Here are a few other recommendations:
- Check your credit reports. If your bank turned you down for that Visa card, you are entitled to a free credit report. Look that credit report over for any items that don’t look right — such as credit cards or other accounts that aren’t yours — and take steps to get these errors corrected. Fixing these mistakes can help improve your credit score.
- Consider opening new accounts. When your FICO score begins to improve, you’ll be able to qualify for major credit cards. You may want to apply for credit cards that offer low interest rates, if you plan to carry a balance. As we’ve discussed, responsible use of these major credit cards should further benefit your FICO score.
- Don’t open too many cards. Be aware that opening too many credit cards too quickly can actually hurt your credit score. As I’ve told readers previously, a hard inquiry — which happens when a borrower applies for new credit — can shave several points off a FICO score. While that may not sound like much, remember that impact is multiplied with each new inquiry.
- Consider getting an installment loan. A mix of different types of credit can help boost your credit score as well. You may want to apply for a small personal loan from your bank and pay it back over the life of the loan. Other types of installment credit can include financing a car or buying a home.
So focus on the basics: “The same rules that apply to credit cards also apply to retail cards: pay on time, keep balances low and only apply for new credit when needed,” Paperno says. “For this reason, a credit report showing a solid retail card payment history, low retail credit utilization and few, if any, recently opened retail accounts can produce a good FICO score.”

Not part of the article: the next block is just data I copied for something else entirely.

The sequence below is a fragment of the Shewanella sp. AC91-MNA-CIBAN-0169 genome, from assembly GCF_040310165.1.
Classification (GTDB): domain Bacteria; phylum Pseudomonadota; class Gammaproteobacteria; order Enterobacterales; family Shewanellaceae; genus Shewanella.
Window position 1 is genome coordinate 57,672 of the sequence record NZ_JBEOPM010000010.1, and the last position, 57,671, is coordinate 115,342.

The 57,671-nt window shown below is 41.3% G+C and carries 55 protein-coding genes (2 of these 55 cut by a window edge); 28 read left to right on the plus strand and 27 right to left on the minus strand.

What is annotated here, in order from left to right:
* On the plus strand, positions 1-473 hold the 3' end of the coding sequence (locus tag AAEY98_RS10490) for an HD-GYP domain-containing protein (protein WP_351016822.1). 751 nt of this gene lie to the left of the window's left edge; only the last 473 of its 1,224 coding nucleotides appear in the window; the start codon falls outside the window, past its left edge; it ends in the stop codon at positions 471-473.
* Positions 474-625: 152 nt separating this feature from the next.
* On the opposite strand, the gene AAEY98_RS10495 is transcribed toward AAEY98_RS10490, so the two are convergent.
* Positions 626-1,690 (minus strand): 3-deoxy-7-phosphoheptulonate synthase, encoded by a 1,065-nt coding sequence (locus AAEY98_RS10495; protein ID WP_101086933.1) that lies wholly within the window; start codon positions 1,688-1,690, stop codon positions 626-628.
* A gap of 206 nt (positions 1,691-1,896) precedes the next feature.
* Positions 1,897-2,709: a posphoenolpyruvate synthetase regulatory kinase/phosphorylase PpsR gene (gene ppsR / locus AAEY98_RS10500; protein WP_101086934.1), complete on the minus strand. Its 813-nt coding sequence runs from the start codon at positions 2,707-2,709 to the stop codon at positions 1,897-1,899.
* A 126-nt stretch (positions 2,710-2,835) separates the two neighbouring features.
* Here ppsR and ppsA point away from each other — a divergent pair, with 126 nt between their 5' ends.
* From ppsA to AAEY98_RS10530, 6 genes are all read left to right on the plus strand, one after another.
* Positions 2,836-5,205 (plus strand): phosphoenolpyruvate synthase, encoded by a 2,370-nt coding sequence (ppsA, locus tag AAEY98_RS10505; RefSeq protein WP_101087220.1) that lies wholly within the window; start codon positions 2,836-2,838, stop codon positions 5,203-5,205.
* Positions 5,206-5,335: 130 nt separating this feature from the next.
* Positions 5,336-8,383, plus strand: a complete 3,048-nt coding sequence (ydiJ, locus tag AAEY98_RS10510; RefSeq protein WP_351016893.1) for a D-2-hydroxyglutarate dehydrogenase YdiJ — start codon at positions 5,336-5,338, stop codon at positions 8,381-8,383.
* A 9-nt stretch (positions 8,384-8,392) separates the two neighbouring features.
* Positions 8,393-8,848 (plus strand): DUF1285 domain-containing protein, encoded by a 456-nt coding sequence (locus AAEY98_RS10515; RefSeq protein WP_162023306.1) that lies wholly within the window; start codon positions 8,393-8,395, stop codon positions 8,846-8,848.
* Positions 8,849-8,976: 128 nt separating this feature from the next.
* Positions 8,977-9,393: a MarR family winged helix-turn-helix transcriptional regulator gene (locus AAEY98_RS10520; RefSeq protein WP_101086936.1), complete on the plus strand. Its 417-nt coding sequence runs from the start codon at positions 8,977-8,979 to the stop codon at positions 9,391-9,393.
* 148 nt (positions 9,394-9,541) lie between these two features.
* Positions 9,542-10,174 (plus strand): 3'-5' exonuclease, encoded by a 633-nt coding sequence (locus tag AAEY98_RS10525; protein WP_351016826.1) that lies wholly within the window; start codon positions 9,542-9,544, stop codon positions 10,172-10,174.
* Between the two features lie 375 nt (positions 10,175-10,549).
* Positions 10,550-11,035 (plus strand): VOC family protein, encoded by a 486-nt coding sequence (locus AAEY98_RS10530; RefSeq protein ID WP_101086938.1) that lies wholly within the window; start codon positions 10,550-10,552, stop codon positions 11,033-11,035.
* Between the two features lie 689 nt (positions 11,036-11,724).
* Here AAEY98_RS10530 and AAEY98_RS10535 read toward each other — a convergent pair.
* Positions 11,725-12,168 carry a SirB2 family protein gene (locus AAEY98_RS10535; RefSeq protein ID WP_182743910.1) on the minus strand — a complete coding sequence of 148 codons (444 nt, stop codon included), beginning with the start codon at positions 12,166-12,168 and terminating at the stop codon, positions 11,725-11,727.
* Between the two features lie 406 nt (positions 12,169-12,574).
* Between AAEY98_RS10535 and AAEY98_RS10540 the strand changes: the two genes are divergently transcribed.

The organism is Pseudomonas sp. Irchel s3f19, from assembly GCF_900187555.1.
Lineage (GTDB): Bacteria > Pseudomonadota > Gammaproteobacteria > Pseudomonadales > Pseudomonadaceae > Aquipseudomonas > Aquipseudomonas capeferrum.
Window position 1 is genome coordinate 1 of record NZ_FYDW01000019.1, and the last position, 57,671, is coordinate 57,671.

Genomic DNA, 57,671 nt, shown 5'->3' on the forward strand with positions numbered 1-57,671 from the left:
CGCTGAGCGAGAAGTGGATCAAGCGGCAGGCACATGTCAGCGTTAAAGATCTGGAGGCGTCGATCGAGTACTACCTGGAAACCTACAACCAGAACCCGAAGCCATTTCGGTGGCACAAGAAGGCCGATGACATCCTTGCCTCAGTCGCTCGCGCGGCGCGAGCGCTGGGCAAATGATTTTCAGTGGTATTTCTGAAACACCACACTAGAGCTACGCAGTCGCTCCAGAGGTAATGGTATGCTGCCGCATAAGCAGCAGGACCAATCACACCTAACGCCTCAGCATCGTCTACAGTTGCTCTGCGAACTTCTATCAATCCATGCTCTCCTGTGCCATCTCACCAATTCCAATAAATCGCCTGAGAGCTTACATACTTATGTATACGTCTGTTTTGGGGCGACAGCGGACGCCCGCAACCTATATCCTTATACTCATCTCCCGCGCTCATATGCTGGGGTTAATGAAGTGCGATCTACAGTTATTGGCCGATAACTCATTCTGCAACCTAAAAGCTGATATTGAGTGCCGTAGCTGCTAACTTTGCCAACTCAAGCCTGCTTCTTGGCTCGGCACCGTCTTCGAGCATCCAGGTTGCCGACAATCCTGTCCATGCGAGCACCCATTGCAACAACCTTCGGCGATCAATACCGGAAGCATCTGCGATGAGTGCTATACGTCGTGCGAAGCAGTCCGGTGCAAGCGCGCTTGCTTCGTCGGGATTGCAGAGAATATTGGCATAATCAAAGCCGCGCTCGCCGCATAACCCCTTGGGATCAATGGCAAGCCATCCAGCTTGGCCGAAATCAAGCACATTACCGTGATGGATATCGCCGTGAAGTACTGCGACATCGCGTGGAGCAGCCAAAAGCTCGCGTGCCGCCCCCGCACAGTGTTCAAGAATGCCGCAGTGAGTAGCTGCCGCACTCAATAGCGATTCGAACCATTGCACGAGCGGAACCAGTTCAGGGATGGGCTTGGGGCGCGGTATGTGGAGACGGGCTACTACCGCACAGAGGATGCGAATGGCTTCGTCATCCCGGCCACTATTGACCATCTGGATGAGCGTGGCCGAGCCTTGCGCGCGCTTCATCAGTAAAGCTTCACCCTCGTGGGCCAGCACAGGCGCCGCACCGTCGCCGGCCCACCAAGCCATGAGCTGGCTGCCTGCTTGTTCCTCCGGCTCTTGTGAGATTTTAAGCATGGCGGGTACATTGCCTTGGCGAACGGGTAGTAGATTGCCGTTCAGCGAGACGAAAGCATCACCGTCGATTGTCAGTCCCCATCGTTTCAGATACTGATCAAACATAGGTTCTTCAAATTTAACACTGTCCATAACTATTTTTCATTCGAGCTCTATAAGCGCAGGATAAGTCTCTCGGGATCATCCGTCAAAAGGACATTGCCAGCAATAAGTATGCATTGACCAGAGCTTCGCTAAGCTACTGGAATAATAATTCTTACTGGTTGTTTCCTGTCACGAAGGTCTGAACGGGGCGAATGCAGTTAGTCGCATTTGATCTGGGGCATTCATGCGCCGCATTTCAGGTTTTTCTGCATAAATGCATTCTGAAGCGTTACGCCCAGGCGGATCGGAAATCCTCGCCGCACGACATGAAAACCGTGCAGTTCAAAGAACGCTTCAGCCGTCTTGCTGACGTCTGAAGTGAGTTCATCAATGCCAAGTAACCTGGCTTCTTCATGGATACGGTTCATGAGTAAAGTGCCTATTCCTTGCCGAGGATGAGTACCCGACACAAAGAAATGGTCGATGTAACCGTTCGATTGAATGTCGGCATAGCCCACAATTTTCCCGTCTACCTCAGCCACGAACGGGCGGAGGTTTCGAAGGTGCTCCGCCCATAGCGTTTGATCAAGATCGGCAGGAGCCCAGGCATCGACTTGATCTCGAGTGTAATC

Of course, a FICO score alone isn’t necessarily enough to guarantee you’ll get approved or rejected for a loan. To give you an idea of what influences lending decisions, I contacted several of the largest U.S. credit card issuers. While some of the banks didn’t comment, Wells Fargo did, saying its lending decisions aren’t solely based on traditional FICO scores. “We look at very predictable risk indicators of default such as increased overall debt burden, an individual’s payment history including the size of payments they are making and higher levels of revolving credit,” says Lisa Westermann, assistant vice president of public relations for Wells Fargo. “We approve a loan only when we believe the borrower can repay it under the original terms. All our lending decisions are based on doing what is best for our customers, our company and investors,” she says.
That’s why your initial focus should be on demonstrating good borrowing habits and cleaning up your credit report. By taking those important steps, a strong FICO score will follow.
See related: The FICO 5: The components that make up a FICO credit score, Retail cards 2010: Higher APRs, reduced rewards, Free credit reports: How to get the actual free one, ‘Hard’ inquiries have limited credit score impact, Decade-old credit mistakes shouldn’t appear on your report